In sum, these lines of research suggest that teachers of different age groups distinctly support SRL in their classrooms. Generally speaking, research has found limited examples of learning opportunities that support SRL in university and college classrooms [49]. Findings suggest that these teachers tend to focus on the content of their class. On the other hand, secondary (high school) teachers tend to consider the variety within students, particularly with how they engage in self-regulation [52]. However, research suggests that while high school teachers may offer more opportunities for students to engage in SRL, these experiences may be implicit in the teacher’s pedagogical approach [53]. Explicit instruction of SRL is not readily apparent in high school teachers’ instruction, findings that have also been replicated within middle school classrooms. Though middle school students benefit from explicit SRL instruction, teachers of this developmental group do not routinely integrate this component into lesson plans [57]. Quite surprisingly, while empirical documentation of explicit teacher support with middle and high school students’ SRL has not been substantially documented, research at the elementary level suggests that these teachers do, and should, support SRL. Nonthreatening evaluation practices, involvement in complex reading and writing activities, the provision of autonomy related to what the students read and write about, and the ability to modify learning tasks to control challenge are all pedagogical practices observed of elementary school teachers that promote SRL [64].

One common thread among the empirical findings from different groups of teachers is the existence of individual differences in how they support SRL. While the findings suggest some differences between groups of teachers, there are also distinctions within these groups of teachers. The findings suggest that personal beliefs explain these individual differences, an assumption that is supported by previous work. Sugrue [70] argued that teacher’s beliefs are the latent foundation for their behaviors and instructional decisions, a notion that has been supported by various lines of research (see [7175]). For example, teachers who hold personal beliefs that authority figures have knowledge that is otherwise inaccessible may resort to classroom practices that do not explicitly support SRL, such as lecture/direct instruction. Furthermore, previous research suggests that teachers’ beliefs concerning student capacities affect implementation and planning of instruction [76]. For example, teachers are more likely to integrate student-centered activities in their instruction planning if they believe their students have the capacity to be active participants in their own learning. Taken together, future research would be well served to consider the interaction between the personal beliefs of inservice and preservice teachers and their instructional support of SRL.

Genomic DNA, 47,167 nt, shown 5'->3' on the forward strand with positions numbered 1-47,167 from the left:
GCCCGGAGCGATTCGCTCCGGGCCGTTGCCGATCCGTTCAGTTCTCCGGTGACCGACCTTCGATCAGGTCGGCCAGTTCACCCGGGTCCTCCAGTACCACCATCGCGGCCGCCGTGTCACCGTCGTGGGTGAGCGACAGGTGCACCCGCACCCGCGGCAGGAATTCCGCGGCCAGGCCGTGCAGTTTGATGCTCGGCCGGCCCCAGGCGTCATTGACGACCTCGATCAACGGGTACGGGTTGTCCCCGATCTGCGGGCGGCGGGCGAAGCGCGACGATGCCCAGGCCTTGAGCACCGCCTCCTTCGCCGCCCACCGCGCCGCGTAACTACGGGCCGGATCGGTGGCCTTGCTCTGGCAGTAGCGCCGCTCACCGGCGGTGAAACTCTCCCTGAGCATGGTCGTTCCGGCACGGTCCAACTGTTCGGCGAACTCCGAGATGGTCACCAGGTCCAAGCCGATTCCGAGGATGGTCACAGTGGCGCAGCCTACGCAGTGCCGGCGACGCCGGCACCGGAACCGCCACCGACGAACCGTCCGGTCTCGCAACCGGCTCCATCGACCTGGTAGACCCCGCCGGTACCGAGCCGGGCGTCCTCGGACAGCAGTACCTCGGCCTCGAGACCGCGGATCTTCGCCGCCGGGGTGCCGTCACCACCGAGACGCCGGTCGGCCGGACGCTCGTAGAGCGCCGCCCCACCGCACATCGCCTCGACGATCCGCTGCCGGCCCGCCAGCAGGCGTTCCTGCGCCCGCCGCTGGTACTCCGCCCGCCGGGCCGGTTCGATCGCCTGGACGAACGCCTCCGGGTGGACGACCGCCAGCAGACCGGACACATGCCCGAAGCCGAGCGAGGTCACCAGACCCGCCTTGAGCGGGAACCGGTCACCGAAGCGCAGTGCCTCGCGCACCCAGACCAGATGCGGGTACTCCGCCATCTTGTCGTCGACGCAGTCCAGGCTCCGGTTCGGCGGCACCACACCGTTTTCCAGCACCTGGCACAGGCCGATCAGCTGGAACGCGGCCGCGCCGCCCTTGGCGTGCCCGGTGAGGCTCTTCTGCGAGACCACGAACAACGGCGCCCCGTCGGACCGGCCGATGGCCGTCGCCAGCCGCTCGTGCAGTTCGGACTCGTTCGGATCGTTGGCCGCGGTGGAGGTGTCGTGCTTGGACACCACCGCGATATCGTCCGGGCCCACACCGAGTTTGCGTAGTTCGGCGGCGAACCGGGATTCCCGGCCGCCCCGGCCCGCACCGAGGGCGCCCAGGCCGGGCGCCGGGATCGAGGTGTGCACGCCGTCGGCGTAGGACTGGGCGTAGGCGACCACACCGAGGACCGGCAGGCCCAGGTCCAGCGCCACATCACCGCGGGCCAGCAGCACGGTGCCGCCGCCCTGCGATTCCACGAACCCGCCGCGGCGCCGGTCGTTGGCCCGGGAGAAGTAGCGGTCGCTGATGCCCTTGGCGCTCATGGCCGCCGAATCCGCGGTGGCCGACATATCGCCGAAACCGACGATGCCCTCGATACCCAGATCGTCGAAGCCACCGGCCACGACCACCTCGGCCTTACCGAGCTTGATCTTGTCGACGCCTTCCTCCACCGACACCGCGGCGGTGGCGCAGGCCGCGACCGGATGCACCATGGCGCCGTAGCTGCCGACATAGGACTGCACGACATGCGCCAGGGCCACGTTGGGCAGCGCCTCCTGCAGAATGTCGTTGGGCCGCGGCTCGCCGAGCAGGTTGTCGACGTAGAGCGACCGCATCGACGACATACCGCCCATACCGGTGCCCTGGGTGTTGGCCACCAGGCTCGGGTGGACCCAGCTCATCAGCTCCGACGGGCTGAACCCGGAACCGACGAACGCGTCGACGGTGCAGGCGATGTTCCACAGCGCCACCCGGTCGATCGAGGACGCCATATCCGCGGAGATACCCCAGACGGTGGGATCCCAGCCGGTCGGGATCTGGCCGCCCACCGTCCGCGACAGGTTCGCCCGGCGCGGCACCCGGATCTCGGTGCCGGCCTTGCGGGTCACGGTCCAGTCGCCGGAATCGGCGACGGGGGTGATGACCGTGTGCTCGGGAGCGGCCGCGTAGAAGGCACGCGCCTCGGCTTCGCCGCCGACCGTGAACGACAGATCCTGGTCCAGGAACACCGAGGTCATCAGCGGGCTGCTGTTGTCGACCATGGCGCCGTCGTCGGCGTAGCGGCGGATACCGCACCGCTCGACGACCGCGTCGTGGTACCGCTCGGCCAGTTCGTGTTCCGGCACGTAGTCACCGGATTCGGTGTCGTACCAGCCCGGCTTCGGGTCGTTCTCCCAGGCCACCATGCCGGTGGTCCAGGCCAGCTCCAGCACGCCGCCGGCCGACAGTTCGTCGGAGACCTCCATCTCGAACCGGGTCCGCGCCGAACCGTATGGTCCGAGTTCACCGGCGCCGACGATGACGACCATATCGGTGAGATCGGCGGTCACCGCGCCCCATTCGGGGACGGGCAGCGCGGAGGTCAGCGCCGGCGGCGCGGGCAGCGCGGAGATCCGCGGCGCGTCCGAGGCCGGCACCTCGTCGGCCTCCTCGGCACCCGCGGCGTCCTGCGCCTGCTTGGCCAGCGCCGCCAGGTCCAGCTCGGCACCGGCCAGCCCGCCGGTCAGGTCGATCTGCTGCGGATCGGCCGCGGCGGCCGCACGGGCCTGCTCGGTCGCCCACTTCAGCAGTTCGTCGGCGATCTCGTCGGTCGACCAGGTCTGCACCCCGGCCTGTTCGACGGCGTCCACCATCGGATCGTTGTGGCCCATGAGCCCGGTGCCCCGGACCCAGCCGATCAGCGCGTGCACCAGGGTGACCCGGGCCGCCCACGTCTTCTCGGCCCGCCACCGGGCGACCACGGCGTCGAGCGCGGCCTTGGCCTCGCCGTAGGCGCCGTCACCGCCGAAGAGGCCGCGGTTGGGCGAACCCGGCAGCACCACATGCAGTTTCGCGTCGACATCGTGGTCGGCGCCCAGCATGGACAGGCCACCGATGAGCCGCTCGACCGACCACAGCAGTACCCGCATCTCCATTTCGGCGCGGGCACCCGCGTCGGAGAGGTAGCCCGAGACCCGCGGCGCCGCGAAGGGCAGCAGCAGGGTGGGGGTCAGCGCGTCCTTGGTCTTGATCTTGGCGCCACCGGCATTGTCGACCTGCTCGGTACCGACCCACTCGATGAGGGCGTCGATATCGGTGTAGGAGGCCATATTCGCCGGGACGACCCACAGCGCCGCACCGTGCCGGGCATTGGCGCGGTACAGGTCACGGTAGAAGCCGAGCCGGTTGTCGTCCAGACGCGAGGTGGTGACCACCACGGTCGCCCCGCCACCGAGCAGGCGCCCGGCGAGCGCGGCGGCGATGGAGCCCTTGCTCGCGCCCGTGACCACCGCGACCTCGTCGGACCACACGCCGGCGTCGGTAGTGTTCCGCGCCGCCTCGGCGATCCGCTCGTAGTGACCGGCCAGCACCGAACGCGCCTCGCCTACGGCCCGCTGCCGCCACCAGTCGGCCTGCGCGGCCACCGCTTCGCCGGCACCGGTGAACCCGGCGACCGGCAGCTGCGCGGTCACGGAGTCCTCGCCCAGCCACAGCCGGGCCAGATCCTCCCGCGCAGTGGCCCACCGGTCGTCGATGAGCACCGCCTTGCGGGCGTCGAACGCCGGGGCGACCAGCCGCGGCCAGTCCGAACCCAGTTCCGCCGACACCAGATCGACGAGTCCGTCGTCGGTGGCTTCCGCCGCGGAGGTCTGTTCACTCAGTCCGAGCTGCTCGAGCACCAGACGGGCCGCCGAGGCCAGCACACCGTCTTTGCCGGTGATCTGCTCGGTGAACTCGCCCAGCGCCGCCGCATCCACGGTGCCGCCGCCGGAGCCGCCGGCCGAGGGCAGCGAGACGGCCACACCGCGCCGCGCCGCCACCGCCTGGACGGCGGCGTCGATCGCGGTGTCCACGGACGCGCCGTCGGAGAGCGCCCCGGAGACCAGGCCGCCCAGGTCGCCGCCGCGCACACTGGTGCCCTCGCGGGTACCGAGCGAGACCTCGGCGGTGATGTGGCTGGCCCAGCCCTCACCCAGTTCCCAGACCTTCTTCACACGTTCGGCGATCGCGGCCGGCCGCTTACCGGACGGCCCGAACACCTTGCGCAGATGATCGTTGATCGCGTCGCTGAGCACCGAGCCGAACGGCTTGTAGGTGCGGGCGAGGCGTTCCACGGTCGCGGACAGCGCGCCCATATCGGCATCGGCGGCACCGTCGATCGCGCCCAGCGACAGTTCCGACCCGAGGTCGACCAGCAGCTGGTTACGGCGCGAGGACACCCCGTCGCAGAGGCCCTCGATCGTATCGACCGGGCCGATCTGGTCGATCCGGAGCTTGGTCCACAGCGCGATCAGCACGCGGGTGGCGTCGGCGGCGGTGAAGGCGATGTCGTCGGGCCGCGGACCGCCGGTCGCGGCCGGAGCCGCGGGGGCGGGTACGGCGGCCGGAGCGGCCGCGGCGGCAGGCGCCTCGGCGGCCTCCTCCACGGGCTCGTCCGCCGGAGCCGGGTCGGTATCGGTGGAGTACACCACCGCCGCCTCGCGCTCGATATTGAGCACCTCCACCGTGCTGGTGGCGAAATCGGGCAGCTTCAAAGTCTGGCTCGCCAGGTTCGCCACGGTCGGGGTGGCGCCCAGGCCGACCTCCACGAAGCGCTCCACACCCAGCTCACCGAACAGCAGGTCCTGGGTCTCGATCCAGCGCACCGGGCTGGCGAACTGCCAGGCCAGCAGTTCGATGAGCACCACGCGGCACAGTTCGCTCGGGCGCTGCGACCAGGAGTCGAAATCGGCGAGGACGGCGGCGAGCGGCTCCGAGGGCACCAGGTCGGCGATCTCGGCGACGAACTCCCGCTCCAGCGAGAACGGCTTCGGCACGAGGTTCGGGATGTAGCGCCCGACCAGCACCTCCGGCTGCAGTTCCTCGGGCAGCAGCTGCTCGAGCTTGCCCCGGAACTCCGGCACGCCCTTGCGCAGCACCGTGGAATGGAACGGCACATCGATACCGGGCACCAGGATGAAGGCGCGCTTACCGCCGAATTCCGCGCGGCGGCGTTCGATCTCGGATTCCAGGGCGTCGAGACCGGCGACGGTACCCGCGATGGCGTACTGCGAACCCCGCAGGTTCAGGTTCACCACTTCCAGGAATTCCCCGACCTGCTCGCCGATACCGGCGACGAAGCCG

6.3. How Is Self-Regulation Measured in Research That Examines How SRL Is Supported in the Classroom?

The empirical research reviewed for the first two research questions illustrates how teachers support SRL in the classroom. Clearly self-regulation affects learning, and thus the teachers’ role in supporting SRL is an important topic to empirically explore. Critical examinations of the teacher’s role, though, are incomplete without consideration of the methodology behind the research. Researchers have used a variety of measures to examine SRL in the classroom, each of which reflects a distinct perspective of the underlying properties of self-regulation. Thus, a review of how teachers support SRL needs to also examine the underlying methodology. Winne (1997) and Winne and Perry [22] proposed that SRL could be viewed as having one of two properties, aptitude or event. An aptitude is a relatively enduring trait of an individual, which can be used to predict future behavior [13]. Based on this assumption, self-perceptions are considered valid measures of SRL. These perceptions often are derived from self-report questionnaires [22]. Relatively easy to administer and score, self-report questionnaires are an efficient tool in measuring students’ self-perception of how they regulate their learning. On the other hand, viewing self-regulation as an event suggests that SRL unfolds within particular contexts and self-regulatory processes are dynamic unfolding events [13]. Several different protocols have been used to measure SRL as an event, including error detection tasks, observations, concurrent and retrospective think-alouds, and diaries.